Wednesday’s shooting in Virginia that appeared to target Republican lawmakers highlights a trend that terrorism experts have been monitoring in recent months: the ramping up of violence committed by the left.

“This is something we’re very concerned about,” said Brian Levin, director of the Center for the Study of Hate and Extremism at California State University-San Bernardino. “The violence is not indigenous to just one side of the political spectrum. While other entities are farther along, this emergent hard left has coalesced.

“And we can’t just ignore it.”

The attack, which occurred during a congressional baseball practice early Wednesday, critically wounded U.S. Rep. Steve Scalise, the third-ranking Republican in House leadership. Two Capitol Hill police officers and at least two others also were shot.

The shooter, identified as James T. Hodgkinson of Illinois, died at a hospital, President Donald Trump said. The Belleville News-Democrat reported that Hodgkinson belonged to several anti-Republican groups on Facebook. Among them: “The Road to Hell is Paved with Republicans,” “Donald Trump is not my President” and “Terminate the Republican Party.”

Hodgkinson owned a home inspection business and had an arrest record in St. Clair County that included such offenses as damaging a motor vehicle, resisting a peace officer, eluding police, criminal damage to property and driving under the influence, according to the News-Democrat.

He also had volunteered on Bernie Sanders’ presidential campaign. The Vermont senator said on the Senate floor that he was “sickened by this despicable act.”

Levin said he’d been traveling across California, meeting with government officials and talking about the problem of increasing political violence.

“I was just in Sacramento meeting with the attorney general’s office on Monday,” he said. “In California alone, we have seen over 20 cases since December 2015 of violent public confrontations that revolve around political issues. We’re even seeing it at meetings involving Congress people.”

Increasingly, he said, the hard left has been involved.

“There’s been a sliver that has gone away from the kind of peaceful protests which really dominate the progressive left,” Levin said. “There’s now a splintering of a violent left which buys into the rhetoric of violence, public displays of violence and confrontations, and conspiracy theories.”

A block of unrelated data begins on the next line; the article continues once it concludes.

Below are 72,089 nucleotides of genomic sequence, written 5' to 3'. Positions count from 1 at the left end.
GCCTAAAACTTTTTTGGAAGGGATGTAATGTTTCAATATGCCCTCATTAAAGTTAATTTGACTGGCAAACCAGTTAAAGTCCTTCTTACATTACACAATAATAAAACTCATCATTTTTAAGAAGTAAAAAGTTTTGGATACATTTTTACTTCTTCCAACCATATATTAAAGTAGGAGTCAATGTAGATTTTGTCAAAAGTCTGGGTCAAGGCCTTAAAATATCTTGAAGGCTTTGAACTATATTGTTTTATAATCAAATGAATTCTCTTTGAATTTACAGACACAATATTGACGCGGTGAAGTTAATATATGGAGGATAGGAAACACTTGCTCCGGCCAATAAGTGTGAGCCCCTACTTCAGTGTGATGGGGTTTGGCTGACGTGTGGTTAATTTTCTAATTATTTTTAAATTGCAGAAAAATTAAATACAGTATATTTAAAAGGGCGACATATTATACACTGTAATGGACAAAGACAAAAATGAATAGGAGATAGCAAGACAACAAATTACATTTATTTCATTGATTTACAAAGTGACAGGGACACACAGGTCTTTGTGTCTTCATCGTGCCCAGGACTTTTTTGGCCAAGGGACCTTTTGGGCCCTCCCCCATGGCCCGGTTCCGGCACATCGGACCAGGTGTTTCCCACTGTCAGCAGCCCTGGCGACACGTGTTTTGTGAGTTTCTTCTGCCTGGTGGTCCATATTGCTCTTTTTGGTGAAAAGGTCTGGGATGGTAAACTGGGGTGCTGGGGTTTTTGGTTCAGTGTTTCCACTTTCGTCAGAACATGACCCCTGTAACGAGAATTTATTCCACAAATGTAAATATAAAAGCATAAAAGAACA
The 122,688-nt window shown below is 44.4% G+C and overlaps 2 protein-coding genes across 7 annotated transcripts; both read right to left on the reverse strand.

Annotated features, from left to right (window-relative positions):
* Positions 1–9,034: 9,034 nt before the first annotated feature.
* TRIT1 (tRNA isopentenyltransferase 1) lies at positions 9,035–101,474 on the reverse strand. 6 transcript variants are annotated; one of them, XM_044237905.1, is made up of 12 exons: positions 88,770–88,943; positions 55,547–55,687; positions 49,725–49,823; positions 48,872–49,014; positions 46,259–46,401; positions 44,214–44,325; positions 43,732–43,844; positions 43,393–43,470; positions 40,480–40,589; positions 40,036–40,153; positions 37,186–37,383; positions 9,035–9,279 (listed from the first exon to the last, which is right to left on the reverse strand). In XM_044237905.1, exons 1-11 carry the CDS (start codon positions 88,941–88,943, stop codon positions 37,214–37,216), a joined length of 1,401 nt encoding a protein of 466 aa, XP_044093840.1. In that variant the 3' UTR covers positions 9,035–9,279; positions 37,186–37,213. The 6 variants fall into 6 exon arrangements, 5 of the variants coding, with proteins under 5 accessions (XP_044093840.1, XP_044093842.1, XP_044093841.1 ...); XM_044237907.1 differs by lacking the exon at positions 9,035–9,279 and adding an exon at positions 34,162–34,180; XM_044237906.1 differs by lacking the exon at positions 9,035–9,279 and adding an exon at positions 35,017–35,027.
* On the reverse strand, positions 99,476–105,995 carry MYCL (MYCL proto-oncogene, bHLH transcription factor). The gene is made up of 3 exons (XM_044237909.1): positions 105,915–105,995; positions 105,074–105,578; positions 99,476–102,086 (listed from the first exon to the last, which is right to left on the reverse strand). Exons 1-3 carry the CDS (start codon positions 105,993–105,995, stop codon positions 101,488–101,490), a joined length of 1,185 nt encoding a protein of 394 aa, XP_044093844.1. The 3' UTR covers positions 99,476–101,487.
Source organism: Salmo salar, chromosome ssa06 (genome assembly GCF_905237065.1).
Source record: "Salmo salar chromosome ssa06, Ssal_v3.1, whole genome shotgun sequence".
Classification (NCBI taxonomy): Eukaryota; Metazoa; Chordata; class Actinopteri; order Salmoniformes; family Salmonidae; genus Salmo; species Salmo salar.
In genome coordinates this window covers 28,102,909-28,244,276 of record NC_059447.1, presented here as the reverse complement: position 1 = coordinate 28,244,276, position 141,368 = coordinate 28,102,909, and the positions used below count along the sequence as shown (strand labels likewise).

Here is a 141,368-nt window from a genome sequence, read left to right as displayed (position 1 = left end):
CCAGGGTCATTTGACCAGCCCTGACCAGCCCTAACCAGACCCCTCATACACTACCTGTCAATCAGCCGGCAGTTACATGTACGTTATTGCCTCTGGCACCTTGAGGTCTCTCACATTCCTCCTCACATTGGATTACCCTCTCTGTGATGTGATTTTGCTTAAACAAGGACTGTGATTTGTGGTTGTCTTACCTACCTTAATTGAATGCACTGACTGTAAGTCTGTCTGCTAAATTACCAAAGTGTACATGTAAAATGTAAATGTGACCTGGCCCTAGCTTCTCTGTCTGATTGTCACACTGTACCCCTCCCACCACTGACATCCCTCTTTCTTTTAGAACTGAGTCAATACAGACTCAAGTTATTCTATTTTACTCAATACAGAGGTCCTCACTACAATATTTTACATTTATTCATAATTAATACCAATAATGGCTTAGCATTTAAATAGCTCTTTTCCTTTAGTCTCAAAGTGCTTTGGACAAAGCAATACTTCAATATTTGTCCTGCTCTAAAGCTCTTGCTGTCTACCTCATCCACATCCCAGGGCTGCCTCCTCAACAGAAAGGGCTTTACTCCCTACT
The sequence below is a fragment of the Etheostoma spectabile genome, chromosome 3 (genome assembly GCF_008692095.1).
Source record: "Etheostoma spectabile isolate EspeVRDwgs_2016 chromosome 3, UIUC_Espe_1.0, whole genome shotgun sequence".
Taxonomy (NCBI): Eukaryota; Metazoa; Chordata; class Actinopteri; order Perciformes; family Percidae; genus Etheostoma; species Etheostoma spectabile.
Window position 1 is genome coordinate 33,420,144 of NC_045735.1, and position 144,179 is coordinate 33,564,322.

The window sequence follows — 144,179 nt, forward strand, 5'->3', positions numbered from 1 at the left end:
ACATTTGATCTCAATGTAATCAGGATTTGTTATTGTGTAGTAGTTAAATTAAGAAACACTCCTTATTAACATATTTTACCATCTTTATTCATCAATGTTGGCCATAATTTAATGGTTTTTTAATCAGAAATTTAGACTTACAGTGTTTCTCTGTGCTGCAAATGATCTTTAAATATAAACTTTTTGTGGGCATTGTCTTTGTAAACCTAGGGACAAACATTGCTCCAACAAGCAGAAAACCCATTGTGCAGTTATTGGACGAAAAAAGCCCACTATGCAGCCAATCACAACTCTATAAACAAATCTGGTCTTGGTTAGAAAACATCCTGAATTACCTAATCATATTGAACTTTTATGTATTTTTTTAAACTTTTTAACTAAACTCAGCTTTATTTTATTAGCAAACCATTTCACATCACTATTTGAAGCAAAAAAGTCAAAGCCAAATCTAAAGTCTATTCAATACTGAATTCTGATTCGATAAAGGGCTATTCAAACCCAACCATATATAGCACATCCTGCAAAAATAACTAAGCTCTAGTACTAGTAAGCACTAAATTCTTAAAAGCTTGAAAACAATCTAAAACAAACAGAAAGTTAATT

Social media, he said, has amplified the acceptance of violence.

“We even have academics saying that violence is justified as resistance,” he said. “We have become a tribalistic society where violence is now viewed as a form of political expression on all different sides.”

With violent acts coming from every direction, Levin said, it’s almost impossible to predict where the next threat will come from.

“We not only have to look at violent Salafist jihadists, which still represent a very prominent threat; we also have to look at far-right extremists and nationalists of all stripes, including black and white,” he said. “But now, there’s also the emergent hard left.”

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Those on the far right were quick to point out that Wednesday’s attack appeared to have been committed by a left-wing extremist. They noted some of the posts on Hodgkinson’s Facebook page, including one on March 22 that said, “Trump is a Traitor. Trump Has Destroyed Our Democracy. It’s Time to Destroy Trump & Co.”

A thread about the shooting on Stormfront, a white nationalist online forum, had garnered hundreds of posts by the end of the day. Some wondered if the shooter saw himself as some sort of “patriot.”

“Libtards believe Trump is little short of the Anti-Christ and he has been demonized by the media 24/7,” said someone posting under the name Al Kelz. “A deluded mind could very easily come to such a deluded conclusion. After all, stupid is as stupid does.”

And Billy Roper, a former organizer for the neo-Nazi National Alliance, said in a blog post that “a Democratic Socialist Bernie supporter has fired what may someday be considered the first shots in Civil War II.”

Mark Pitcavage, a senior research fellow at the Anti-Defamation League’s Center on Extremism, described the shooting as “left-oriented terrorism.”

Pitcavage said he had conducted training sessions in Washington, D.C., last weekend for senior law enforcement executives from around the country. In addition to his regular presentations, he said, he spoke about the extremist movements that experts had been seeing in the post-Trump election environment.

“I warned that we’d seen increased activity from people on the left who are very angry about the Trump administration,” he said. “And I said, ‘There’s a real chance for increased violence coming from the left.’ But little did I know that my prediction would be confirmed so quickly and in such a shocking way.”

Pitcavage said that from what he’d examined so far, Hodgkinson’s views did not appear to be extreme left.

“There were no ties that I could see to any extreme left groups, and his sentiments as he expressed them were pretty well in the mainstream,” he said. “He hated Trump and he hated Republicans and he loved Bernie Sanders. But all that’s squarely within mainstream political beliefs.”

And that, Pitcavage said, raises serious concerns.

“One kind of expects violence coming from the furthest fringes of the political spectrum, whether it’s right-wing or left-wing or religious,” he said. “But this guy was not on the far end of the left political spectrum, and yet he himself was somehow motivated to violence.

“So if things are so polarized now that people who don’t necessarily have a background of extremism can be motivated to extreme violence, that means there could be a lot more of it.”


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